China's consumer prices rose slightly less than expected in April, while a four-year slump in producer prices continued to show signs of moderating, easing strains on companies facing sluggish demand and high debt levels.

The consumer price index rose 2.3 percent in April from a year ago, unchanged from March, though prices fell 0.2 percent month-on-month, the National Bureau of Statistics said on Tuesday.

Inflation appeared to be driven largely by higher food prices, rather than an improvement in broader economic activity which many global investors had been hoping for.

The price of pork jumped 33.5 percent, accelerating from a 28.4 percent surge in March. The Beijing municipal government said last week it will release 3 million kilograms of frozen pork reserves in a bid to combat prices.

Food prices actually fell 1.4 percent on a monthly basis, indicating a recent uptick in inflation could be short lived as food price moderate and the prices of other goods and services remain muted.

Analysts polled by Reuters had predicted the consumer price index (CPI) would rise 2.4 percent in April, compared with 2.3 percent the prior month.

Producer prices in April fell 3.4 percent from a year earlier, compared with the previous month's fall of 4.3 percent.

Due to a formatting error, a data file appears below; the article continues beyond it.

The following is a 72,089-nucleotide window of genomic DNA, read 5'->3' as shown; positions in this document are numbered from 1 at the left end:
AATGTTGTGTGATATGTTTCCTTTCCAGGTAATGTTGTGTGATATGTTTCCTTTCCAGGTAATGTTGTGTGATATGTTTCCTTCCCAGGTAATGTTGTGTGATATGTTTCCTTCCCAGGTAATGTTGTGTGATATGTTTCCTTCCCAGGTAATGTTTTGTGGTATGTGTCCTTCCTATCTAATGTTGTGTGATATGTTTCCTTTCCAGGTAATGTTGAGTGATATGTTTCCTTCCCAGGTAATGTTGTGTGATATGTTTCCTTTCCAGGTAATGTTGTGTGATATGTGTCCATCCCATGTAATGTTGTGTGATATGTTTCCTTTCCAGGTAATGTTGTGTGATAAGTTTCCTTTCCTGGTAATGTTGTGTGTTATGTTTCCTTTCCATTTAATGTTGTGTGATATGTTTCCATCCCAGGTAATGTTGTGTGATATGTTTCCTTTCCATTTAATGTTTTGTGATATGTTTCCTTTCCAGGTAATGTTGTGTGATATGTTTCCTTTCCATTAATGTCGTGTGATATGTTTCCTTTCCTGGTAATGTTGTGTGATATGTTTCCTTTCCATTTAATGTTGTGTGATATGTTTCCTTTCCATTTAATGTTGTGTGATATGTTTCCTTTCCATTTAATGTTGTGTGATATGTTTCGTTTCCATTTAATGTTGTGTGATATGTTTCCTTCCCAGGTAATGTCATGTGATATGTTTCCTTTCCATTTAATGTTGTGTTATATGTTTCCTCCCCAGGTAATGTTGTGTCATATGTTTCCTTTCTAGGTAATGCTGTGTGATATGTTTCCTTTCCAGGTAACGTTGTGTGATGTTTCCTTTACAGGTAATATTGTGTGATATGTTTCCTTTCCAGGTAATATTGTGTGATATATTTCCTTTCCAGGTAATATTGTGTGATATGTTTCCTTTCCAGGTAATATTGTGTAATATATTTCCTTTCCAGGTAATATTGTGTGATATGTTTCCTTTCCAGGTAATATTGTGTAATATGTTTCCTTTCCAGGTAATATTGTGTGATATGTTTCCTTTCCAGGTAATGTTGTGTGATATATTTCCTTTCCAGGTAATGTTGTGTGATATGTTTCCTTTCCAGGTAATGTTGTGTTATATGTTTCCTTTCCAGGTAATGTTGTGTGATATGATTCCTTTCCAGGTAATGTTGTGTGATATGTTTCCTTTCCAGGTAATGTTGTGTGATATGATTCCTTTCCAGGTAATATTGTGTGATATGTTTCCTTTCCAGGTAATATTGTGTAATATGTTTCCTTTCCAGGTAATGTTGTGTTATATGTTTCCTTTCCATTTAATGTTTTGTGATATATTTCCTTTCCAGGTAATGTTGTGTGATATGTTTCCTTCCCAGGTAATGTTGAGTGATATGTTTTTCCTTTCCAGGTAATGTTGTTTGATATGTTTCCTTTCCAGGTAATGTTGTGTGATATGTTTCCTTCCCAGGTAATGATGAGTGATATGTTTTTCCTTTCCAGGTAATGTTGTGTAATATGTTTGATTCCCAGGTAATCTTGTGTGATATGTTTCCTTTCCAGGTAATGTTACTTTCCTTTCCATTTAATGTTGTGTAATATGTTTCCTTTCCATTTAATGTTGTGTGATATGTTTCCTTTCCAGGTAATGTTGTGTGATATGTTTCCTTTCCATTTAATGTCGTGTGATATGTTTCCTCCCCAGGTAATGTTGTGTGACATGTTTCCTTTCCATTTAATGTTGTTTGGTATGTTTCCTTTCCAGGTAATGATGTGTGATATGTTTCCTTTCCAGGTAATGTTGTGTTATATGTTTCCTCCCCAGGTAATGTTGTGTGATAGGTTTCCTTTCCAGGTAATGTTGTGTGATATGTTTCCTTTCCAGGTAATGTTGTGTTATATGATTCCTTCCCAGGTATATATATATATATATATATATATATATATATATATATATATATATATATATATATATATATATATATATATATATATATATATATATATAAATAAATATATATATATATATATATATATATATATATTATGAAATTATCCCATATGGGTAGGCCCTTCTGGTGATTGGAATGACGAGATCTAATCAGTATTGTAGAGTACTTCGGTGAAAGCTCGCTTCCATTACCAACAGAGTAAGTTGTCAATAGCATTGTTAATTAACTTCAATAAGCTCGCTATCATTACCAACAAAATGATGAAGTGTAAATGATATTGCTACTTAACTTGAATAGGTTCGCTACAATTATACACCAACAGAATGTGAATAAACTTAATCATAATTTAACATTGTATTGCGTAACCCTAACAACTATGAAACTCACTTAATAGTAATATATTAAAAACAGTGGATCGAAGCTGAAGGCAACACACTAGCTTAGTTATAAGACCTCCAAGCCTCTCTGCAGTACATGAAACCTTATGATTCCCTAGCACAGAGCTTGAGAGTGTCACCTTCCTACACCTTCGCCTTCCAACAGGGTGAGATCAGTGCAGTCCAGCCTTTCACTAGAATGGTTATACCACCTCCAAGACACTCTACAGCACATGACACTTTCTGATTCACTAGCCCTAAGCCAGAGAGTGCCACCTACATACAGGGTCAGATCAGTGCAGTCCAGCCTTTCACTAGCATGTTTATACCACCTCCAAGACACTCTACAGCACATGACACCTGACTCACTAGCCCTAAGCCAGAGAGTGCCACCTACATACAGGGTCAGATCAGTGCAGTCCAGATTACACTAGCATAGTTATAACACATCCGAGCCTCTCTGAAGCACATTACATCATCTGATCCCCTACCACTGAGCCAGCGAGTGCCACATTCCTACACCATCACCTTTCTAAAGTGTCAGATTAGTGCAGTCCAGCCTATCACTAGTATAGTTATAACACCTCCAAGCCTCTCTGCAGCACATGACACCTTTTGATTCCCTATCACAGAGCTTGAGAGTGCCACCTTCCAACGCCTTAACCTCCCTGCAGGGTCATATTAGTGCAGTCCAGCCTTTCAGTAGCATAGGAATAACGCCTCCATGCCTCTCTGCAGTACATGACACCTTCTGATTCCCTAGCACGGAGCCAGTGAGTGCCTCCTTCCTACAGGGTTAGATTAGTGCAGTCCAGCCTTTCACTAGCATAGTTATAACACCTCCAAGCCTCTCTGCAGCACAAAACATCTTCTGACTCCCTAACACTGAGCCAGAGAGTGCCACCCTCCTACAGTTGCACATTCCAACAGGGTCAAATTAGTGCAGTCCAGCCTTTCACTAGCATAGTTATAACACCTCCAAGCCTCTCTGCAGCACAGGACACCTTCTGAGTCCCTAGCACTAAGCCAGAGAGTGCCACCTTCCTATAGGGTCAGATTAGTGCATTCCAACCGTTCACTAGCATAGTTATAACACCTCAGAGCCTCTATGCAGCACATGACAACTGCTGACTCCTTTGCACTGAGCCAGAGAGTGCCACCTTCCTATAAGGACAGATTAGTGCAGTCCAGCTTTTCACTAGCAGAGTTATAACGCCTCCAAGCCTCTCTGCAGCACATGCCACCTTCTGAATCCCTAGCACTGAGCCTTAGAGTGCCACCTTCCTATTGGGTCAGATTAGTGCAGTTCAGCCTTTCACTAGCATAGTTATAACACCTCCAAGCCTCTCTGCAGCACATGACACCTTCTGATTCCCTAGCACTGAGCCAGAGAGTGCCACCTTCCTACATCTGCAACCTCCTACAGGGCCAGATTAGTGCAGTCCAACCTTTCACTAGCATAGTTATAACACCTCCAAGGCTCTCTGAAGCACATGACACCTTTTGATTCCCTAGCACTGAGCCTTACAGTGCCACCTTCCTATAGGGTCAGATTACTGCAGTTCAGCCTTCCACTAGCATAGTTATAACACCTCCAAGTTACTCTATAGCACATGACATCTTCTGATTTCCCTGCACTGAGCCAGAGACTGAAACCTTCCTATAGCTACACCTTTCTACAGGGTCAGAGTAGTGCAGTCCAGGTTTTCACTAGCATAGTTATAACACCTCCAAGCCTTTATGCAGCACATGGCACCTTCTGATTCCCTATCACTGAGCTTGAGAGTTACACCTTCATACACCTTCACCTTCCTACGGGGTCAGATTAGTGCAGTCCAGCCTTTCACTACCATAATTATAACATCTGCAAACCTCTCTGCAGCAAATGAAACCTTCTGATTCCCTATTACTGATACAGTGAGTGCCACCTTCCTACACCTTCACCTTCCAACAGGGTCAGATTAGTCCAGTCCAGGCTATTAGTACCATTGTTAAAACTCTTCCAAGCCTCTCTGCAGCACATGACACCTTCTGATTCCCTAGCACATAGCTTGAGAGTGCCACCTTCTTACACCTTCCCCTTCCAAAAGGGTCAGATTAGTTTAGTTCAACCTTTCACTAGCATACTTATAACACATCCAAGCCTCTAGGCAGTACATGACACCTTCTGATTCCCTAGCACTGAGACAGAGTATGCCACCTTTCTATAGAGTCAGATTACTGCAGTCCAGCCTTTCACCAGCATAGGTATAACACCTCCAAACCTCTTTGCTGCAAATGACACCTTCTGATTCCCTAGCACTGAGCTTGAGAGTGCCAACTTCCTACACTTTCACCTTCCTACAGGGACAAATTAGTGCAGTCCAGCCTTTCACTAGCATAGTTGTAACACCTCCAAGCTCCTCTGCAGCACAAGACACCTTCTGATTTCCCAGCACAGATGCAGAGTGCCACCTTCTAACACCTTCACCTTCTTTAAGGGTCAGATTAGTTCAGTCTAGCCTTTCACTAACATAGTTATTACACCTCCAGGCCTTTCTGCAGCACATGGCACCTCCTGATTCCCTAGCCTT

The market had expected producer prices to fall 3.8 percent on an annual basis.

China's factory prices have been falling for over 4 years, through April's decline was the smallest since prices fell 3.3 percent in December 2014.

Prices of steel and other industrial commodities have risen since the beginning of the year on the back of record credit expansion, but sharp declines in commodities futures prices over the last week indicate higher prices may not be sustainable.

Analysts say demand remains weak and overcapacity issues have not been resolved.

The soft April inflation data, weaker-than-expected exports and imports and softer factory survey results have raised doubts about whether a strong pick-up in March activity was just a blip.

The economy grew at the slowest pace since 2009 in the first quarter of this year, and a government think-tank on Monday predicted growth would be flat in the second quarter at 6.7 percent.